I hate to say we told you so but . . . we told you so!

The BNP's BBC boost

I wish I'd been proved wrong. I wish James's fears had been exaggerated. He and I warned in print, online and on air that the BBC's decision to host Nick Griffin on Question Time last week would help remove the taboo surrounding the far-right, Islam-hating, Holocaust-denying party, make the BNP look mainstream, normal and even respectable, fail to "expose" Nick Griffin as a nutter, criminal or fascist, and thereby boost the BNP's poll ratings.

Imagine my despair and depression to be vindicated today by an opinion poll which suggests that 22 per cent of people questioned would "seriously consider" voting BNP. That's one in five of the population! Via the BBC:

The opinion poll carried out after Mr Griffin's appearance found 22% of voters would consider voting BNP in a future local, general or European election.

Two-thirds of the 1,314 people polled by YouGov for the Daily Telegraph dismissed voting for the party under any circumstances, with the rest unsure.

When asked how they would vote in an election tomorrow, the proportion supporting the BNP stood at 3%, up from 2% a month ago.

However, more than half of those polled said they agreed or thought the party had a point in speaking up for the interests of indigenous, white British people.

BBC bosses, especially Mark Thomspon, Mark Byford and Ric Bailey, should hang their heads in shame. For one brief but important night, they became facilitators for the far right and its pernicious propaganda. The BNP is claiming that about 3,000 people registered to join the party during and after the broadcast.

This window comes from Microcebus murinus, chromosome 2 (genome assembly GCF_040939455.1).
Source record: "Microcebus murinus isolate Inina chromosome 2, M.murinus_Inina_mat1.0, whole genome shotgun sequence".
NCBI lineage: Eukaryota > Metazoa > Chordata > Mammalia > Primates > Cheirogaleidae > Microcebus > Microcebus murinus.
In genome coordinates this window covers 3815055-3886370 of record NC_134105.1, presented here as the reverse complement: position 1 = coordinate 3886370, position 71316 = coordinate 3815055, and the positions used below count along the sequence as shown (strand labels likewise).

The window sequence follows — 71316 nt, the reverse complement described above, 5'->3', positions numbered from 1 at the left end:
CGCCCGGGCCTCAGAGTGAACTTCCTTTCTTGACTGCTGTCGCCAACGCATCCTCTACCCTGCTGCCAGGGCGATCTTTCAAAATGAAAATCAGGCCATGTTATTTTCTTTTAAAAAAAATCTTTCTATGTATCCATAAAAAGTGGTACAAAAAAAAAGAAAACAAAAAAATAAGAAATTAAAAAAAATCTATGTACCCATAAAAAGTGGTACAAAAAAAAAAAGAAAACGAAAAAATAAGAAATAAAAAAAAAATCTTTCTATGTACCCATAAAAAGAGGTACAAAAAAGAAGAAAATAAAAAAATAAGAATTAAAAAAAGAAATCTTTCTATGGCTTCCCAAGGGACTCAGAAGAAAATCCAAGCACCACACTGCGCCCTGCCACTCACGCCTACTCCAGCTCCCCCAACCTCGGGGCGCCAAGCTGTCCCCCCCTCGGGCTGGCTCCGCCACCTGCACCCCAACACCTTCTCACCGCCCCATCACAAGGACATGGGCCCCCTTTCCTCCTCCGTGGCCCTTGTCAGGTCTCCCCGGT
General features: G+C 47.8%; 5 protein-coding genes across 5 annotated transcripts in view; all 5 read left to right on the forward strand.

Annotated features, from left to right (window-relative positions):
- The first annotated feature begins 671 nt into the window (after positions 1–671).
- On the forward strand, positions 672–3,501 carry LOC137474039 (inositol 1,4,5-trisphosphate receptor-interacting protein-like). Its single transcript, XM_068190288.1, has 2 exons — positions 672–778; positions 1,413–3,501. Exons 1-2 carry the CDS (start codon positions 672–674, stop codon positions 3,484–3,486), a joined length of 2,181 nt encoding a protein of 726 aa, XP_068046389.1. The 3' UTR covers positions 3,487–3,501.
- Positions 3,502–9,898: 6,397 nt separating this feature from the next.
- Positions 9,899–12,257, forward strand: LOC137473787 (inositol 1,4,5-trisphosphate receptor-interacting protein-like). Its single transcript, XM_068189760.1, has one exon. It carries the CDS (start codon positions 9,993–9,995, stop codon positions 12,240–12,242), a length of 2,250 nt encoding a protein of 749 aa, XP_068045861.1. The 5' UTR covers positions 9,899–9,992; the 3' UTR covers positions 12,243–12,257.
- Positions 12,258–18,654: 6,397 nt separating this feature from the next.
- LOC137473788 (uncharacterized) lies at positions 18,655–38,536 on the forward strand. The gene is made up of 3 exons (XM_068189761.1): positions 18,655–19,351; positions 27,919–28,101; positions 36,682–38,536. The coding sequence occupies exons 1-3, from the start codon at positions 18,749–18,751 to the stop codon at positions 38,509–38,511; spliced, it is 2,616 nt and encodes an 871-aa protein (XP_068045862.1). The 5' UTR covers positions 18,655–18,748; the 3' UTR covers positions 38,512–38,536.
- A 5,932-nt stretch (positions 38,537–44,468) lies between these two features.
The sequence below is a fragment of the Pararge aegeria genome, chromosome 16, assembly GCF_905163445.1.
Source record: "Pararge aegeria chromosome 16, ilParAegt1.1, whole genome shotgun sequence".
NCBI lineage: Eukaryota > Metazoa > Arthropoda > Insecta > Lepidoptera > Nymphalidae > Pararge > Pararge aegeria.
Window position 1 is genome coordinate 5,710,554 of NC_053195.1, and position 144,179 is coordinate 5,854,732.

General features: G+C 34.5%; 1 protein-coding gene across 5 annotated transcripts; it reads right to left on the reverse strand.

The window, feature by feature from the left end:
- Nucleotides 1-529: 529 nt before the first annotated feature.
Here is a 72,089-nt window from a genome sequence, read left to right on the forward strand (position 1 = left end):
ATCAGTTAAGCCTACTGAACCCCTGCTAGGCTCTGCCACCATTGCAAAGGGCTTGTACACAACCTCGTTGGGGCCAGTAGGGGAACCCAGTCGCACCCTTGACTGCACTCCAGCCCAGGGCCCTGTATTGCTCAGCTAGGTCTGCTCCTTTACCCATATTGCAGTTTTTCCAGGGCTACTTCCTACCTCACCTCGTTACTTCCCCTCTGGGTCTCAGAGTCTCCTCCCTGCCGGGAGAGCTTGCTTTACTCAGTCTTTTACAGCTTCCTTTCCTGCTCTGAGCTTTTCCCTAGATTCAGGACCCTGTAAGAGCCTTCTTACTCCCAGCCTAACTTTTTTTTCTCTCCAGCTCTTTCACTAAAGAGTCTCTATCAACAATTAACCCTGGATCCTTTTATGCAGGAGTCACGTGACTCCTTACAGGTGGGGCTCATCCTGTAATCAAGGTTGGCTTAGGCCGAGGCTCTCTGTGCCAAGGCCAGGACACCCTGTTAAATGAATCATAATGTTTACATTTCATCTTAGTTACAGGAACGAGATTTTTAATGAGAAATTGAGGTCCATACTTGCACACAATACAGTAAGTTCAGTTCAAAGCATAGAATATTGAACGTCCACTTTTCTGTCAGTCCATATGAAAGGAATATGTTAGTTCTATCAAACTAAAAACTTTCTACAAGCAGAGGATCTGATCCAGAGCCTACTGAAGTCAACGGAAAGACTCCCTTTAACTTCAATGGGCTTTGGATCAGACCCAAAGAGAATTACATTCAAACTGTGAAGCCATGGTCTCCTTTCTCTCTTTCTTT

On a side note, check out the column in the Mail on Sunday tomorrow by James Macintyre, former Question Time producer, in which he reveals how the BBC reached this ignominious decision.

Mehdi Hasan is a contributing writer for the New Statesman and the co-author of Ed: The Milibands and the Making of a Labour Leader. He was the New Statesman's senior editor (politics) from 2009-12.

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Tony Blair won't endorse the Labour leader - Jeremy Corbyn's fans are celebrating

The thrice-elected Prime Minister is no fan of the new Labour leader. 

Labour heavyweights usually support each other - at least in public. But the former Prime Minister Tony Blair couldn't bring himself to do so when asked on Sky News.

He dodged the question of whether the current Labour leader was the best person to lead the country, instead urging voters not to give Theresa May a "blank cheque". 

If this seems shocking, it's worth remembering that Corbyn refused to say whether he would pick "Trotskyism or Blairism" during the Labour leadership campaign. Corbyn was after all behind the Stop the War Coalition, which opposed Blair's decision to join the invasion of Iraq. 

For some Corbyn supporters, it seems that there couldn't be a greater boon than the thrice-elected PM witholding his endorsement in a critical general election. 

Julia Rampen is the digital news editor of the New Statesman (previously editor of The Staggers, The New Statesman's online rolling politics blog). She has also been deputy editor at Mirror Money Online and has worked as a financial journalist for several trade magazines. 

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